Work is ongoing to complete the upgrades to Nga Tai E Rua Marae in Tuakau. Over Easter, the new whare moe (sleeping house) was dedicated by King Tuheitia Paki.
The marae is on Carr St, and was bought by a gentleman named Tai Porotu Matete Kukutai— known by most people as Poru Metete around 1926/28.
The following is a letter written by the late Kupi Clarke for a publication in the Tuakau and Districts Old Settlers Association book ‘Golden Memories’ produced for the 1942-1992 50 year celebration, about the history of Nga Tai E Rua and tells of the rich history this marae has.
Poru lived on George Street opposite where the Council office is now. His dream, as we call it, was to build a Pa in Tuakau for the people of Tuakau.
As many people would visit him and his wife, sometimes staying overnight, he decided he would build a hostel. It had three bedrooms, a fireplace and a place for a bed where people could sleep. Later, the hostel was used to house patients who had tuberculosis. TB huts were placed on the land for patients and many small houses were built. They came from as far as Port Waikato, Waikaretu, Mercer, Kaiaua, Pukekawa and many of the surrounding districts to visit the doctor.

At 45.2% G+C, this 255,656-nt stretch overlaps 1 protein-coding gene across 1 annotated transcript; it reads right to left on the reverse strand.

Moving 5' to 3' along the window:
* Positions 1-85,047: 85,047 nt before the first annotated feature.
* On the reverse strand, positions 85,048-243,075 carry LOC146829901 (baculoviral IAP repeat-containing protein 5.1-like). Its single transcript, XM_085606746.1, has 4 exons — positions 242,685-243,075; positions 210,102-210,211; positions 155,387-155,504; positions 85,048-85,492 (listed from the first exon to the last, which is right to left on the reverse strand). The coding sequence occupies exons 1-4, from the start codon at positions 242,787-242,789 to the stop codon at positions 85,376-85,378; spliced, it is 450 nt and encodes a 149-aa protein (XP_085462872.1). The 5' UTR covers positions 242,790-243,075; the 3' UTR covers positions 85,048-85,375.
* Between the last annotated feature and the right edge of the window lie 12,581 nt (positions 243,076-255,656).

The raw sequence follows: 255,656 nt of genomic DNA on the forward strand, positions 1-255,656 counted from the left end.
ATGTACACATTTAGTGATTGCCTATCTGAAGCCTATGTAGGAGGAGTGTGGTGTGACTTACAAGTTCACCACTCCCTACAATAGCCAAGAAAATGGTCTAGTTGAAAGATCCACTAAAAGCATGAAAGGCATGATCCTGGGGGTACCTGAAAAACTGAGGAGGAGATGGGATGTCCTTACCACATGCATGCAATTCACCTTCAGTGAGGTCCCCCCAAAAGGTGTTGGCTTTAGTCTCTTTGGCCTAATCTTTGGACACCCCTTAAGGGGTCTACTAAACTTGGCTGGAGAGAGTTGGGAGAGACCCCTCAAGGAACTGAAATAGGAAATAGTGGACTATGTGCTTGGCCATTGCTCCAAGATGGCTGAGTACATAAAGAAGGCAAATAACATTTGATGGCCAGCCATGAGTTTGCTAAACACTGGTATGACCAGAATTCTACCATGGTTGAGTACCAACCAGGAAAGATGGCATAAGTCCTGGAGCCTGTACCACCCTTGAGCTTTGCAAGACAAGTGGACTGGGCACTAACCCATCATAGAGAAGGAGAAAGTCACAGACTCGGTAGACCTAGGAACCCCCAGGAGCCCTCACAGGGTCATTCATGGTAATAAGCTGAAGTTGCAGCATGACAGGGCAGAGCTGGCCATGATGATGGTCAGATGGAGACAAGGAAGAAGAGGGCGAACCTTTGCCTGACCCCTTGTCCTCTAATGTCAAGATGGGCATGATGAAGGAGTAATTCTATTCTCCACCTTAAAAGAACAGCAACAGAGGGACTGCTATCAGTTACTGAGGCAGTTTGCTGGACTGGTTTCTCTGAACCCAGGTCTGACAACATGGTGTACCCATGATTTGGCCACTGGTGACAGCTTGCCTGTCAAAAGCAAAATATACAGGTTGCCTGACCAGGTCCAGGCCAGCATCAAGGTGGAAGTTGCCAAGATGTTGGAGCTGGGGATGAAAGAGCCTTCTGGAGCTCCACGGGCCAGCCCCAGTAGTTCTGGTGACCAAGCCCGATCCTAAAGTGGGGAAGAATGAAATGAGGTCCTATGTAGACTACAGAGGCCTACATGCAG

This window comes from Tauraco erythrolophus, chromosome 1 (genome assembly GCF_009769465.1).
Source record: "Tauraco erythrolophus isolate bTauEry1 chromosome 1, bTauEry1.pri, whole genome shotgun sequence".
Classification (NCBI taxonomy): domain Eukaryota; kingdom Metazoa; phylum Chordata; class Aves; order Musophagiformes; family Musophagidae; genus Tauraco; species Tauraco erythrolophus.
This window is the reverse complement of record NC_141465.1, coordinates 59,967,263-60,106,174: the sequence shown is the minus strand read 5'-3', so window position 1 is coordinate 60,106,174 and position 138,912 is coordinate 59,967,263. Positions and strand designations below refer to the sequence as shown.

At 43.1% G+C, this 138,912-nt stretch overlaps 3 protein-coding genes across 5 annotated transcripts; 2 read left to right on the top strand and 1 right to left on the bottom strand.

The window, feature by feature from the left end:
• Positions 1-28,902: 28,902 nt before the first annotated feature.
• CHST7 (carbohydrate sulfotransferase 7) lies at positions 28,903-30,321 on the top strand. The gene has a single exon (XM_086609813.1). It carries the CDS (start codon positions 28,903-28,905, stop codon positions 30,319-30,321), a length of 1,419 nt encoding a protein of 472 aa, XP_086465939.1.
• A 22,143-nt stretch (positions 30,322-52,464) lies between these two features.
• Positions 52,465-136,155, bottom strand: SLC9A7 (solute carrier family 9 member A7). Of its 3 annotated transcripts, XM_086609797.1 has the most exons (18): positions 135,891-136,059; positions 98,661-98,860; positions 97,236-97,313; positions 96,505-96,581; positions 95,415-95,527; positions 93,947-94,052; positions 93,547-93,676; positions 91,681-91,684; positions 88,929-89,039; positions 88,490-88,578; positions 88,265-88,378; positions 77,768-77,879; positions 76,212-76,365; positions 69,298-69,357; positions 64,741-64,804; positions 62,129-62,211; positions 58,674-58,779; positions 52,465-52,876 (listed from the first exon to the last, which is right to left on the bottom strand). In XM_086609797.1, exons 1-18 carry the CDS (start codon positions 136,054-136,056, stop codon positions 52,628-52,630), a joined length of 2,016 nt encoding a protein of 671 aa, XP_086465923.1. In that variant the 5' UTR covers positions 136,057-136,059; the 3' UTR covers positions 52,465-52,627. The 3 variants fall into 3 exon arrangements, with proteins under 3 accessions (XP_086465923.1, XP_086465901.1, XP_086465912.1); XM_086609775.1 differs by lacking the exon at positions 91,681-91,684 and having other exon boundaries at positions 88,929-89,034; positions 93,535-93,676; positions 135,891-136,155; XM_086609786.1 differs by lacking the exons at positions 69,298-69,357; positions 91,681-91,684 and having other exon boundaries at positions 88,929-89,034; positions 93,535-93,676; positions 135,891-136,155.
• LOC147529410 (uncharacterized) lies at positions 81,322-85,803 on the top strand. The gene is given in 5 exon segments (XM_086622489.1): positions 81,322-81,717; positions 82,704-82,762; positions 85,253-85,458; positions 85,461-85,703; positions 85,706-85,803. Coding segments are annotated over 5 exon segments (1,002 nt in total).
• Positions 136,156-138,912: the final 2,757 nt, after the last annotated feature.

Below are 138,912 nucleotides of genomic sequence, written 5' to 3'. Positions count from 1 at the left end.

As people continued coming, Poru and many others decided to extend the hostel, thus making a larger place for sleeping quarters. Pensioners would dig into their pockets and raffles were run for fundraising to buy timber and nails from Mr Bill Graham or Mr Percy Graham.
On 28 September 1929, Sir Apirana Ngata visited Princess Te Puea and a feast was prepared. Many people came, church services were held and many children were baptised. They opened the house, and called her Nga Tai E Rua—the joining of two people East and West coast.
Another house was built later. The big dining room ‘Reitu’ was named by Reverend Mutu Kapa of the Anglican Church.
Today the Pa is a busy gathering place and many people have been entertained, Maori and Pakeha alike. Many different functions are held—weddings, birthdays, tangis and an annual Poukai.
We value and are grateful to the many people old and young who made it possible, most of all the gentleman Poru Matete whose dream came true especially for the generations that followed.
The chairman for the later period of time has been Te Matete (Gummer Whiskey) Tupaea, Sue Ewe and currently Tamati (Thomas) Herangi.
It is a credit to the dedication of hard work and efforts of these people and the committees to deliver on time this fine building for the Marae on its one acre garden site in Carr Street, Tuakau.
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